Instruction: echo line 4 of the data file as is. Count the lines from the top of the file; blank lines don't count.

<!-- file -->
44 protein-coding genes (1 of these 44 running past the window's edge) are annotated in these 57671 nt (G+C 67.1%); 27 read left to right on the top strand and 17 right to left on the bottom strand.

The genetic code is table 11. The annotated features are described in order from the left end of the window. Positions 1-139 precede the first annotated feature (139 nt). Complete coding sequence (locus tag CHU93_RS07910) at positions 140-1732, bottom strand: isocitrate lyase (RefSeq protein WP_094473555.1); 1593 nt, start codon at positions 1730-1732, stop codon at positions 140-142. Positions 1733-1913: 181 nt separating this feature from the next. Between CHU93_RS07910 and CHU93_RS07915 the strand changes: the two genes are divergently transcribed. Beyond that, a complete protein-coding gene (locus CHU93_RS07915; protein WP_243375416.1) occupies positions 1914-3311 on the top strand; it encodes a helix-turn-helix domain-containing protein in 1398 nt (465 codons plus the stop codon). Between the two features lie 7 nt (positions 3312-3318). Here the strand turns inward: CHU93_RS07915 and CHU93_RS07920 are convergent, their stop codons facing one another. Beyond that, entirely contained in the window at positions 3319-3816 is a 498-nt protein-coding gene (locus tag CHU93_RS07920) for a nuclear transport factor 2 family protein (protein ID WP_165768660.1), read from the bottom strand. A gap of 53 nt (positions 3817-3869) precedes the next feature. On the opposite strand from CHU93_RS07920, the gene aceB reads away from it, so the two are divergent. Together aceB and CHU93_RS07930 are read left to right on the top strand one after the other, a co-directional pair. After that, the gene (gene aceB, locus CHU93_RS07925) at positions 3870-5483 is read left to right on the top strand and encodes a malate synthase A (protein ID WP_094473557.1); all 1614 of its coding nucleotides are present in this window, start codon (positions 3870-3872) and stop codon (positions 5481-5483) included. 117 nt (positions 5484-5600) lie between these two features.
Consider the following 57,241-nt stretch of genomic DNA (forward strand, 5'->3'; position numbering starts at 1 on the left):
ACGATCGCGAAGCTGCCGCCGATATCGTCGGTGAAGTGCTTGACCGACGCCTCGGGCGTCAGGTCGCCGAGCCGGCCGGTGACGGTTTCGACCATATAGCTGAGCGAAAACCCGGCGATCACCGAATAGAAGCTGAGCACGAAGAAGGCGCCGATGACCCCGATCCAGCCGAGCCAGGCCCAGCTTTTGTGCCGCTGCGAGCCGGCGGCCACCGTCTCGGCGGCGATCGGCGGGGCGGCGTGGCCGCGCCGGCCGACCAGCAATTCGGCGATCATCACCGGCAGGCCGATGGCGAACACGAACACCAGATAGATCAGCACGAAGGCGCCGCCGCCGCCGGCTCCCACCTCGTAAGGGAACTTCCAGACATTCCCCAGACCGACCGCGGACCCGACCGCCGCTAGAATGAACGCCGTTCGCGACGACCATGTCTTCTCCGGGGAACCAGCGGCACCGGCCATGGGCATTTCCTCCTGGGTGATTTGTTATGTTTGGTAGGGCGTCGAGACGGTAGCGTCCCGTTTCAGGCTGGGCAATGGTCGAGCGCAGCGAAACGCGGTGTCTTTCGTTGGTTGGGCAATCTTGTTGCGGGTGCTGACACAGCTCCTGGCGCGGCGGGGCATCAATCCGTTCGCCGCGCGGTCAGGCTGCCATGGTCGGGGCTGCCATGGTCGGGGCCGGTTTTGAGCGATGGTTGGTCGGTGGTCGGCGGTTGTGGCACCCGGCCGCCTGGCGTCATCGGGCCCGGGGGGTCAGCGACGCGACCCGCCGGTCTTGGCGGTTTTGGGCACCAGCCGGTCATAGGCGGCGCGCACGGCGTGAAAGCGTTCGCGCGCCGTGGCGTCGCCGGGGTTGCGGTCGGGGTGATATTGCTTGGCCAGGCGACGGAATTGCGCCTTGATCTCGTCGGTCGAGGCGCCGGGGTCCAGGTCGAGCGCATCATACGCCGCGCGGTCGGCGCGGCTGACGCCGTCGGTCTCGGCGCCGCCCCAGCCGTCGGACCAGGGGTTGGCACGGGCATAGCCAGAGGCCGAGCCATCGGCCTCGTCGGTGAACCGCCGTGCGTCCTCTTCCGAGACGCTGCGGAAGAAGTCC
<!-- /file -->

ACGATCGCGAAGCTGCCGCCGATATCGTCGGTGAAGTGCTTGACCGACGCCTCGGGCGTCAGGTCGCCGAGCCGGCCGGTGACGGTTTCGACCATATAGCTGAGCGAAAACCCGGCGATCACCGAATAGAAGCTGAGCACGAAGAAGGCGCCGATGACCCCGATCCAGCCGAGCCAGGCCCAGCTTTTGTGCCGCTGCGAGCCGGCGGCCACCGTCTCGGCGGCGATCGGCGGGGCGGCGTGGCCGCGCCGGCCGACCAGCAATTCGGCGATCATCACCGGCAGGCCGATGGCGAACACGAACACCAGATAGATCAGCACGAAGGCGCCGCCGCCGCCGGCTCCCACCTCGTAAGGGAACTTCCAGACATTCCCCAGACCGACCGCGGACCCGACCGCCGCTAGAATGAACGCCGTTCGCGACGACCATGTCTTCTCCGGGGAACCAGCGGCACCGGCCATGGGCATTTCCTCCTGGGTGATTTGTTATGTTTGGTAGGGCGTCGAGACGGTAGCGTCCCGTTTCAGGCTGGGCAATGGTCGAGCGCAGCGAAACGCGGTGTCTTTCGTTGGTTGGGCAATCTTGTTGCGGGTGCTGACACAGCTCCTGGCGCGGCGGGGCATCAATCCGTTCGCCGCGCGGTCAGGCTGCCATGGTCGGGGCTGCCATGGTCGGGGCCGGTTTTGAGCGATGGTTGGTCGGTGGTCGGCGGTTGTGGCACCCGGCCGCCTGGCGTCATCGGGCCCGGGGGGTCAGCGACGCGACCCGCCGGTCTTGGCGGTTTTGGGCACCAGCCGGTCATAGGCGGCGCGCACGGCGTGAAAGCGTTCGCGCGCCGTGGCGTCGCCGGGGTTGCGGTCGGGGTGATATTGCTTGGCCAGGCGACGGAATTGCGCCTTGATCTCGTCGGTCGAGGCGCCGGGGTCCAGGTCGAGCGCATCATACGCCGCGCGGTCGGCGCGGCTGACGCCGTCGGTCTCGGCGCCGCCCCAGCCGTCGGACCAGGGGTTGGCACGGGCATAGCCAGAGGCCGAGCCATCGGCCTCGTCGGTGAACCGCCGTGCGTCCTCTTCCGAGACGCTGCGGAAGAAGTCC